The Penguin Book of Women Poets by Carol Cosman, Joan Keefe & Kathleen Weaver eds; A Book of Women Poets from Antiquity to Now by Aliki Barnstone & Willis Barnstone eds; The Orchard Upstairs by Penelope Shuttle - review by Deborah Mitchell

Deborah Mitchell

Sacred Cows

The Penguin Book of Women Poets

By

Penguin 399pp £2.50 order from our bookshop

A Book of Women Poets from Antiquity to Now

By

Schocken Books 612pp £13.95 order from our bookshop

The Orchard Upstairs

By

Oxford University Press 52pp £3.95 order from our bookshop
 

There is a respectable quantity of accredited poetry by women - respectable, that is, compared with other art forms - and it is striking that these two anthologies, though they obviously overlap in major areas, do not, overall, contain the same work. Women have always composed poetry - the first identified writer in the world was a woman, a Sumerian moon-priestess - and yet it is difficult to identify a corpus of women's poetry. Most of the work in these two collections is written by minor poets of discrete literary traditions; for it is a sad fact that although there is good poetry in them the majority of it is mediocre and much is downright bad. As far as I can discover there have been only two really great women poets in the whole of history: Emily Dickinson is one, and Sappho, whose verse shines through even the most tepid translation (of which there is plenty in these anthologies) is the other - although the twentieth century does seem to be producing some fine poets: Marianne Moore, Elizabeth Bishop (not represented in either book), Sylvia Plath, Tsvetaeva and Akhmatova, to name but a few.But if there is no clearly definable body of work, there are certainly characteristics which are peculiar to women's poetry. Women poets, much more than women novelists, are subject to the narcissism Simone de Beauvoir has described so well in The Second Sex:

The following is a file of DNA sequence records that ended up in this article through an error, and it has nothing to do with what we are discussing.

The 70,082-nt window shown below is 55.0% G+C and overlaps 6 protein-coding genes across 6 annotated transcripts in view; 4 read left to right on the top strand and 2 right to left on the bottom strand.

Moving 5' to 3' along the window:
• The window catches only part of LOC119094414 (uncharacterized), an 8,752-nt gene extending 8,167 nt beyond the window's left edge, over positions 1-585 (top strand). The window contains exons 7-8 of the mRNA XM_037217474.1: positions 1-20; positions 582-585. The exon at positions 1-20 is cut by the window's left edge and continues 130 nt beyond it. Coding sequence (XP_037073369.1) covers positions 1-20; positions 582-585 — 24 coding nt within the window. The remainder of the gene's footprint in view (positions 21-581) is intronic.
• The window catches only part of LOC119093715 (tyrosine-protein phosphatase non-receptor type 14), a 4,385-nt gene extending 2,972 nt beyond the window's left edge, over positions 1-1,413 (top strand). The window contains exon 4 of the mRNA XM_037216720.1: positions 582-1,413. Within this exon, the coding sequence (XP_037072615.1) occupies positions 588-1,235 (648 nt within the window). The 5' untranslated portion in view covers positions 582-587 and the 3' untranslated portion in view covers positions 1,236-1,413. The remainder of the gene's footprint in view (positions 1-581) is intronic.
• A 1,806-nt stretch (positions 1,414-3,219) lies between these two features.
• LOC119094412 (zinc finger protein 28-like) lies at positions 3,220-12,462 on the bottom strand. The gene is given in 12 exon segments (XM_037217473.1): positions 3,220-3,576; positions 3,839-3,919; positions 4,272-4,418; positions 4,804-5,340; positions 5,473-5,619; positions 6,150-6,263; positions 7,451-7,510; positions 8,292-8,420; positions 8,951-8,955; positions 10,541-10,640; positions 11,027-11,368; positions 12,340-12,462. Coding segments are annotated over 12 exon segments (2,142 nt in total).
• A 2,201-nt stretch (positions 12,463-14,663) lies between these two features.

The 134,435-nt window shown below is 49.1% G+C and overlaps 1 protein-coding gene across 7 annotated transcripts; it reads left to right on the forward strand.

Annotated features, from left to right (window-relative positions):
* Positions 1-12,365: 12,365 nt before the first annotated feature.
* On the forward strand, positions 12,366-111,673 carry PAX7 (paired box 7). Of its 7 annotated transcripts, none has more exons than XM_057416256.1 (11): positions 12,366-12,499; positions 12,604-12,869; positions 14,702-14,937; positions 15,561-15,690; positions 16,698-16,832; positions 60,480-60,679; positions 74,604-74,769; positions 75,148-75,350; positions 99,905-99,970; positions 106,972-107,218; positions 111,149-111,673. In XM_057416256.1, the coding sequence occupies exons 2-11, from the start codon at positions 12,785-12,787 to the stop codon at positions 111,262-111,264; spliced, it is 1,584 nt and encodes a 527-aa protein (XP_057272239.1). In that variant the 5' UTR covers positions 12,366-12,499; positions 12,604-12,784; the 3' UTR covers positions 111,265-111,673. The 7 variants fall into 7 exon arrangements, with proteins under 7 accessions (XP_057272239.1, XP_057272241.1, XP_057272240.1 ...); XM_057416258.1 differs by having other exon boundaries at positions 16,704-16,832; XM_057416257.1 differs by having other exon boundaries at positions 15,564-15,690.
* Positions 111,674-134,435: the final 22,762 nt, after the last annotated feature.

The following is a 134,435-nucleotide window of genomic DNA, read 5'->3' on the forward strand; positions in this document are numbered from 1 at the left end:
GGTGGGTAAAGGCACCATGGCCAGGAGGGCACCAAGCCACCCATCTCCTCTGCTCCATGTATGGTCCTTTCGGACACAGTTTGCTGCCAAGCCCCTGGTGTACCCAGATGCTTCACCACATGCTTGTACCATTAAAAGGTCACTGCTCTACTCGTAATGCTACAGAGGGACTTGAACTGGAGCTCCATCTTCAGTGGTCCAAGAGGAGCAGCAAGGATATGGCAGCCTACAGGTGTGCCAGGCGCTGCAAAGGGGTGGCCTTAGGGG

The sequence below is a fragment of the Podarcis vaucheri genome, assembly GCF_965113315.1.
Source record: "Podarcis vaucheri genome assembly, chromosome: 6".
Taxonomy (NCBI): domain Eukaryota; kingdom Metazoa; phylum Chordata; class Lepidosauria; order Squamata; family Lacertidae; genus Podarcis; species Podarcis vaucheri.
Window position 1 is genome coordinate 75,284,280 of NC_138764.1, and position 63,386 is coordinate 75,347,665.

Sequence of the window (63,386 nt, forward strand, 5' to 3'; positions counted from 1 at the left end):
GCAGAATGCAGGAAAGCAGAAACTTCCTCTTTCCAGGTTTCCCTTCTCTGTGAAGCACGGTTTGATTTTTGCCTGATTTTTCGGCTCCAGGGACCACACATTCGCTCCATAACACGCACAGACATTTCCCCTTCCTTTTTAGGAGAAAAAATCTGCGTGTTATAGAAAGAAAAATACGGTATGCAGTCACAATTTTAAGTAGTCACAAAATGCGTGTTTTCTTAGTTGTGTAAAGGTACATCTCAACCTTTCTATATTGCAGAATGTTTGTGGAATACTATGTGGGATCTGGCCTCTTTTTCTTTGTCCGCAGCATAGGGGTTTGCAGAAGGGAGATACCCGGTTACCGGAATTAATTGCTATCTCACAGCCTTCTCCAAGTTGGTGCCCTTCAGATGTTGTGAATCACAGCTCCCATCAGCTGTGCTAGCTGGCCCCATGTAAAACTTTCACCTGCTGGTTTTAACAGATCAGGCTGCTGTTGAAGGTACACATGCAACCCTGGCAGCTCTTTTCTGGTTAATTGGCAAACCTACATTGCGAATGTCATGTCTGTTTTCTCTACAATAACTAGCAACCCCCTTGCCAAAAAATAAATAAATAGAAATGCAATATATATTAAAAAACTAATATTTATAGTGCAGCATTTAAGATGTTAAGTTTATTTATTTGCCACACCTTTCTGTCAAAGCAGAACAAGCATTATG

women, not being able to fulfil

Sign Up to our newsletter

Receive free articles, highlights from the archive, news, details of prizes, and much more.

Follow Literary Review on Twitter